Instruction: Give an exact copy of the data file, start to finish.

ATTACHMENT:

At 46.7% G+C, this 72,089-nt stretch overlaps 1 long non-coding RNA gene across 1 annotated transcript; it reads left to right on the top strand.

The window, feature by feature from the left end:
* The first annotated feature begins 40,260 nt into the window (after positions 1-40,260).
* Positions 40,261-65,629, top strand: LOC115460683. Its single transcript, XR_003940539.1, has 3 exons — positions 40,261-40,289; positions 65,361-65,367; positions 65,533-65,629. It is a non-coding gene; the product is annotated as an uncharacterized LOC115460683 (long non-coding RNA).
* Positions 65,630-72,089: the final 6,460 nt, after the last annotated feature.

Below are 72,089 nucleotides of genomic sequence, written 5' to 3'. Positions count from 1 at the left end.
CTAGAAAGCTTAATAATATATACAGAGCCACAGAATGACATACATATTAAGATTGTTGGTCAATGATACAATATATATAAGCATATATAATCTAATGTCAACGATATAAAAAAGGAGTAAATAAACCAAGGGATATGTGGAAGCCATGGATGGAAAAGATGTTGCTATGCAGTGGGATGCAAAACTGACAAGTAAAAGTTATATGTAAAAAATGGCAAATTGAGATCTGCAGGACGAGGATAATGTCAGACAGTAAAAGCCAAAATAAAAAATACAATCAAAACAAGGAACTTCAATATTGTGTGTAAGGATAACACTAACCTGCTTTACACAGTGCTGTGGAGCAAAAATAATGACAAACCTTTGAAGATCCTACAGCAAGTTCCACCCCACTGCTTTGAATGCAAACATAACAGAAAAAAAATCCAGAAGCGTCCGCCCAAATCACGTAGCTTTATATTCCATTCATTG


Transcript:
At 46.7% G+C, this 72,089-nt stretch overlaps 1 long non-coding RNA gene across 1 annotated transcript; it reads left to right on the top strand.

The window, feature by feature from the left end:
* The first annotated feature begins 40,260 nt into the window (after positions 1-40,260).
* Positions 40,261-65,629, top strand: LOC115460683. Its single transcript, XR_003940539.1, has 3 exons — positions 40,261-40,289; positions 65,361-65,367; positions 65,533-65,629. It is a non-coding gene; the product is annotated as an uncharacterized LOC115460683 (long non-coding RNA).
* Positions 65,630-72,089: the final 6,460 nt, after the last annotated feature.

Below are 72,089 nucleotides of genomic sequence, written 5' to 3'. Positions count from 1 at the left end.
CTAGAAAGCTTAATAATATATACAGAGCCACAGAATGACATACATATTAAGATTGTTGGTCAATGATACAATATATATAAGCATATATAATCTAATGTCAACGATATAAAAAAGGAGTAAATAAACCAAGGGATATGTGGAAGCCATGGATGGAAAAGATGTTGCTATGCAGTGGGATGCAAAACTGACAAGTAAAAGTTATATGTAAAAAATGGCAAATTGAGATCTGCAGGACGAGGATAATGTCAGACAGTAAAAGCCAAAATAAAAAATACAATCAAAACAAGGAACTTCAATATTGTGTGTAAGGATAACACTAACCTGCTTTACACAGTGCTGTGGAGCAAAAATAATGACAAACCTTTGAAGATCCTACAGCAAGTTCCACCCCACTGCTTTGAATGCAAACATAACAGAAAAAAAATCCAGAAGCGTCCGCCCAAATCACGTAGCTTTATATTCCATTCATTG